The economic headlines in North America right now, and especially the US, make for enjoyable reading for anyone focused on capitalising on the real estate market.
The US is enjoying its second-longest period of economic expansion in its history. The Federal Reserve said the labour market is nearing full employment, and this is in turn driving wage growth. In fact, over the 10 years from December 2007, there has been a positive net gain of over 9.31 million jobs.
This has inevitably translated to a bullish period for house price appreciation in the US; they rose 6.9% from the first quarter of 2017 to the first quarter of 2018, according to the Federal Housing Finance Agency (FHFA). Perhaps most notable is the fact that home prices rose in each of the 100 largest metropolitan areas in the US over the four quarters from early 2017.
“The market indicators show us that there are promising opportunities going forward,” said John Plastiras, executive vice president, real estate for Walton Global Investments. “US tax reforms are also contributing to the economic momentum.”
Mid-sized markets are also becoming more appealing. “Some of this is being driven by a flight to affordability, as well as lifestyle decisions,” he added.
Against this backdrop, homebuilder sentiment is at its highest level since around 2000. The annual rate of building permits stood at 1.36 million as of April 2018; the previous trough was 0.52 million in March 2009. “This continued increase in permits indicates the future demand of new residential construction and a sustained pipeline of work for developers in providing new building-lot inventory,” said Plastiras.
Resurgent real estate
This market trajectory bodes well for a firm like Walton, that has, over the most recent decade in its 35-plus year history, looked to capitalise on the real estate opportunities the US housing market presented as it emerged from the 2008 global financial crisis.
While this period forced many top residential building companies in the US to go through corporate restructuring, streamlining their processes and re-sizing their workforces, some firms saw an opportunity to take a bolder approach.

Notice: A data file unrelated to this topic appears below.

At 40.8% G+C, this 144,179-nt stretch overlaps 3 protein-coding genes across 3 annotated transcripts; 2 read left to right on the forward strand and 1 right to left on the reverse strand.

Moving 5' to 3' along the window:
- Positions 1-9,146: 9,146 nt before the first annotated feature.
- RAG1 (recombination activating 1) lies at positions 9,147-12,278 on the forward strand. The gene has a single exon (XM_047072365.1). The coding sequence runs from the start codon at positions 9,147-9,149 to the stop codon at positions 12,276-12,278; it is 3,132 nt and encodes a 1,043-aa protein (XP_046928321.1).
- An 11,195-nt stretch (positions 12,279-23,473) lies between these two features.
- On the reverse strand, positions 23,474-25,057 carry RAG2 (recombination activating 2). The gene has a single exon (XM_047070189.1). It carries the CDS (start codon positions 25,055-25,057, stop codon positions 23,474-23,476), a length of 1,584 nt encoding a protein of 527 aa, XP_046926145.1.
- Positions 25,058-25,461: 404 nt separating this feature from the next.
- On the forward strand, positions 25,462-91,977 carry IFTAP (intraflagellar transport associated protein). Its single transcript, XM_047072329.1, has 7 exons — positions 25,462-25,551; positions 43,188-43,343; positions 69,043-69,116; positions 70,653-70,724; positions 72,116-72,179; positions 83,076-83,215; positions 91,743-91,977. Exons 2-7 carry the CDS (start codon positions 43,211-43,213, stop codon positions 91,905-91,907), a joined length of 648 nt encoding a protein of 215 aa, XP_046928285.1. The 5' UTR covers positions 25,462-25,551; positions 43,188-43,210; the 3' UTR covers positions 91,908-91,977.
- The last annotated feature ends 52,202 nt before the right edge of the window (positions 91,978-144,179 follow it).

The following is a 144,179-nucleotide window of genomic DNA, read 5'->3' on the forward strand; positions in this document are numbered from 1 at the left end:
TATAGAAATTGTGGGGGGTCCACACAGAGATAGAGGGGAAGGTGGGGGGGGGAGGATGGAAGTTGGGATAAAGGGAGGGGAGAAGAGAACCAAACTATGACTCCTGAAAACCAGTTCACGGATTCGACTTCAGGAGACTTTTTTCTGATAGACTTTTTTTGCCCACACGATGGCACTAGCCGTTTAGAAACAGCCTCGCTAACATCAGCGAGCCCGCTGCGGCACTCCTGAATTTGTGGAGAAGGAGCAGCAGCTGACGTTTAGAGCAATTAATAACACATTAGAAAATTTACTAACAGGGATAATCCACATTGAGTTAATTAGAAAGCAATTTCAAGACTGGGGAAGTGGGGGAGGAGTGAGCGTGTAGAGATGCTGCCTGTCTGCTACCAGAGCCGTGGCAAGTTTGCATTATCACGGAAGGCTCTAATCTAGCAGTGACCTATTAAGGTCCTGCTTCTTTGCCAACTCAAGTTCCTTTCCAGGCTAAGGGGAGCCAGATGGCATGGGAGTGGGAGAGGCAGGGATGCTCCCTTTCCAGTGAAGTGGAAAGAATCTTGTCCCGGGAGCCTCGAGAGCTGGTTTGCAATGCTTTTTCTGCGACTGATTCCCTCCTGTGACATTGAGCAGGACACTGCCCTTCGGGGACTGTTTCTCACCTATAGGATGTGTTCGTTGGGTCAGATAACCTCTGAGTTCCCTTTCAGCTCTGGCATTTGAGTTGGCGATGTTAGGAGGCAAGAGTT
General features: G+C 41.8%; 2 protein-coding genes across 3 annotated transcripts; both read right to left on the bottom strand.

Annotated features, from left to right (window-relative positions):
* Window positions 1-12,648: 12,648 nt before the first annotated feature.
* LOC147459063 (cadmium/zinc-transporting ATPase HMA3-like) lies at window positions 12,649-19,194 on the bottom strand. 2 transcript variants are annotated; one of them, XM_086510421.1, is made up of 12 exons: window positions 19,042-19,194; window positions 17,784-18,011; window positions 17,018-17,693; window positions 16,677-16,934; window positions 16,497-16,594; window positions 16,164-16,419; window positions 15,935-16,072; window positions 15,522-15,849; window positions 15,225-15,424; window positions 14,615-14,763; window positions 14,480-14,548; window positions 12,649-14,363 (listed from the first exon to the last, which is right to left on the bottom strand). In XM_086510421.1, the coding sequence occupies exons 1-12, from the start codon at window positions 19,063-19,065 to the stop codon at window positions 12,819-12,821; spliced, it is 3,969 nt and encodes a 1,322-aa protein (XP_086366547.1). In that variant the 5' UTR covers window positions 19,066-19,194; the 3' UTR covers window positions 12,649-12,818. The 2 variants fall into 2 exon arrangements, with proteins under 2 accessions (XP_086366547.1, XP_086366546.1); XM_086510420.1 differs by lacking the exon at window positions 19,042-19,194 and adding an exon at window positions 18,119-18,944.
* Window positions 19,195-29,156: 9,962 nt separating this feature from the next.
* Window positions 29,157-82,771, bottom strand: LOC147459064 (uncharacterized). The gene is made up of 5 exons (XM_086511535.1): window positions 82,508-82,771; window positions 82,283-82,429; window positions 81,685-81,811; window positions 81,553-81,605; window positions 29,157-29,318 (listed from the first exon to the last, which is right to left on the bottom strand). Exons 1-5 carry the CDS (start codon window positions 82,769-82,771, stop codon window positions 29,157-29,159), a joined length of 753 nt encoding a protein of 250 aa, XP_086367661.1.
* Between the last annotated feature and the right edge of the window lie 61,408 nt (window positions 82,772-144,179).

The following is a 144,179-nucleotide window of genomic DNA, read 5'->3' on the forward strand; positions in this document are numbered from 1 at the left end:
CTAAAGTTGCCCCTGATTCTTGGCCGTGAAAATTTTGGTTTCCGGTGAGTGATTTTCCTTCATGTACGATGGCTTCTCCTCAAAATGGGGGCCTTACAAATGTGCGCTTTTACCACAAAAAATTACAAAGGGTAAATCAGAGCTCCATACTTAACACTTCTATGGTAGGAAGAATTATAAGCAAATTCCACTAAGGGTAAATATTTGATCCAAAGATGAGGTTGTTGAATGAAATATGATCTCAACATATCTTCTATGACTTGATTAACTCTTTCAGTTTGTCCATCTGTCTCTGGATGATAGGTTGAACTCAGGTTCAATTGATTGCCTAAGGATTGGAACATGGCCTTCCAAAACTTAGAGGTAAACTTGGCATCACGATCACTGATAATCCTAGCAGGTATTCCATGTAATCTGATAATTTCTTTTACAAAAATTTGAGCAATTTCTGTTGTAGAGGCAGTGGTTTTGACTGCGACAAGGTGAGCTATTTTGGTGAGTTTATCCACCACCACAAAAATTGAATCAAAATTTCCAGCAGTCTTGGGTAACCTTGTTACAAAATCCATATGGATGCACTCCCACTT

For example, said Plastiras, Toll Brothers entered several markets in the West portion of the US, such as Denver and Seattle, and acquired local builders in California, Seattle and Boise. David Weekly Homes, meanwhile, expanded into new markets, namely Phoenix, Nashville and Portland.
That period also gave rise to the opportunity for land acquisition. “While some builders put land purchases on hold, others saw the recession as a time to bargain hunt. They leveraged the downturn to buy vacant developed lots and land at discounted prices,” explained Plastiras.
From Walton’s perspective, the firm’s generally bullish approach in looking to seize a real estate advantage has seen it acquire more than 33,993 hectares (ha) of land since 2007. As of March 2018, Walton owned just under 43,301 ha in Canada and the US; a stark difference from the 5.6ha the firm started with in 1979 when it was founded in Calgary, Canada.
Playing to key strengths
At the end of last year, Walton’s land assets under administration was roughly valued at C$5.5 billion ($4.2 billion), up from just over C$1 billion, a decade earlier.
The firm prides itself on employing an asset management model to earn real estate-related revenues and generate profits.
Core to its focus, is working with best-in-class local and regional developers and home builders in each region where Walton has assets. It does this via potential partnership and joint venture structures, project management, debt management and innovative approaches, in addition to outright divestiture.
“We want to be able to monetise assets and generate profits for and with our investor partners across North America,” explained Plastiras.
More information about Walton Global Investments is available here